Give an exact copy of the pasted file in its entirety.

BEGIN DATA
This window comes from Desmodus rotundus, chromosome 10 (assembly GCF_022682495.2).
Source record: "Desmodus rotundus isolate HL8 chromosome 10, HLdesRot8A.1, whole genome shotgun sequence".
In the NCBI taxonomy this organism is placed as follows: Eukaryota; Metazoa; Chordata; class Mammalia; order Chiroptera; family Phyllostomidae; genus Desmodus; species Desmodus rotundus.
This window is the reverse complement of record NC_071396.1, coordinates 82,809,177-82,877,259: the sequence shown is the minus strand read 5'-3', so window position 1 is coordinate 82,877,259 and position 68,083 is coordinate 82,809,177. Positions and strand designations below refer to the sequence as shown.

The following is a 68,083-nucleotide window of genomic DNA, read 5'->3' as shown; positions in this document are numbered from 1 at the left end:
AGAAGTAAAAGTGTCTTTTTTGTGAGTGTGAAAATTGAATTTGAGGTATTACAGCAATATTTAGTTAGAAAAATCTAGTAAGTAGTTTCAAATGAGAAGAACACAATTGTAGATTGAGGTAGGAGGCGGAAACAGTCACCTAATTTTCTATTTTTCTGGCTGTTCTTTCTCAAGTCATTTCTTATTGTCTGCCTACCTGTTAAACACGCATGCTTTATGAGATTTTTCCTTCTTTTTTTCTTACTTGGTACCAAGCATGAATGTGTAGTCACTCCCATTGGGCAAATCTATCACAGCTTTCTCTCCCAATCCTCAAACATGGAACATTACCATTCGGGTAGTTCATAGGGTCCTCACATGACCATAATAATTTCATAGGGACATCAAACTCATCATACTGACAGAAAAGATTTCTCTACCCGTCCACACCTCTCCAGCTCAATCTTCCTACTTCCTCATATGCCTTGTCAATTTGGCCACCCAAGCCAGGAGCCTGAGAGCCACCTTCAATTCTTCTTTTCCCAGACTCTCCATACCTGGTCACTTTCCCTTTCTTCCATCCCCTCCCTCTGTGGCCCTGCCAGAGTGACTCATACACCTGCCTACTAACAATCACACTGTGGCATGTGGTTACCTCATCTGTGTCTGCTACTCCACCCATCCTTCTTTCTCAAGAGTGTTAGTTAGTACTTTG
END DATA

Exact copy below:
This window comes from Desmodus rotundus, chromosome 10 (assembly GCF_022682495.2).
Source record: "Desmodus rotundus isolate HL8 chromosome 10, HLdesRot8A.1, whole genome shotgun sequence".
In the NCBI taxonomy this organism is placed as follows: Eukaryota; Metazoa; Chordata; class Mammalia; order Chiroptera; family Phyllostomidae; genus Desmodus; species Desmodus rotundus.
This window is the reverse complement of record NC_071396.1, coordinates 82,809,177-82,877,259: the sequence shown is the minus strand read 5'-3', so window position 1 is coordinate 82,877,259 and position 68,083 is coordinate 82,809,177. Positions and strand designations below refer to the sequence as shown.

The following is a 68,083-nucleotide window of genomic DNA, read 5'->3' as shown; positions in this document are numbered from 1 at the left end:
AGAAGTAAAAGTGTCTTTTTTGTGAGTGTGAAAATTGAATTTGAGGTATTACAGCAATATTTAGTTAGAAAAATCTAGTAAGTAGTTTCAAATGAGAAGAACACAATTGTAGATTGAGGTAGGAGGCGGAAACAGTCACCTAATTTTCTATTTTTCTGGCTGTTCTTTCTCAAGTCATTTCTTATTGTCTGCCTACCTGTTAAACACGCATGCTTTATGAGATTTTTCCTTCTTTTTTTCTTACTTGGTACCAAGCATGAATGTGTAGTCACTCCCATTGGGCAAATCTATCACAGCTTTCTCTCCCAATCCTCAAACATGGAACATTACCATTCGGGTAGTTCATAGGGTCCTCACATGACCATAATAATTTCATAGGGACATCAAACTCATCATACTGACAGAAAAGATTTCTCTACCCGTCCACACCTCTCCAGCTCAATCTTCCTACTTCCTCATATGCCTTGTCAATTTGGCCACCCAAGCCAGGAGCCTGAGAGCCACCTTCAATTCTTCTTTTCCCAGACTCTCCATACCTGGTCACTTTCCCTTTCTTCCATCCCCTCCCTCTGTGGCCCTGCCAGAGTGACTCATACACCTGCCTACTAACAATCACACTGTGGCATGTGGTTACCTCATCTGTGTCTGCTACTCCACCCATCCTTCTTTCTCAAGAGTGTTAGTTAGTACTTTG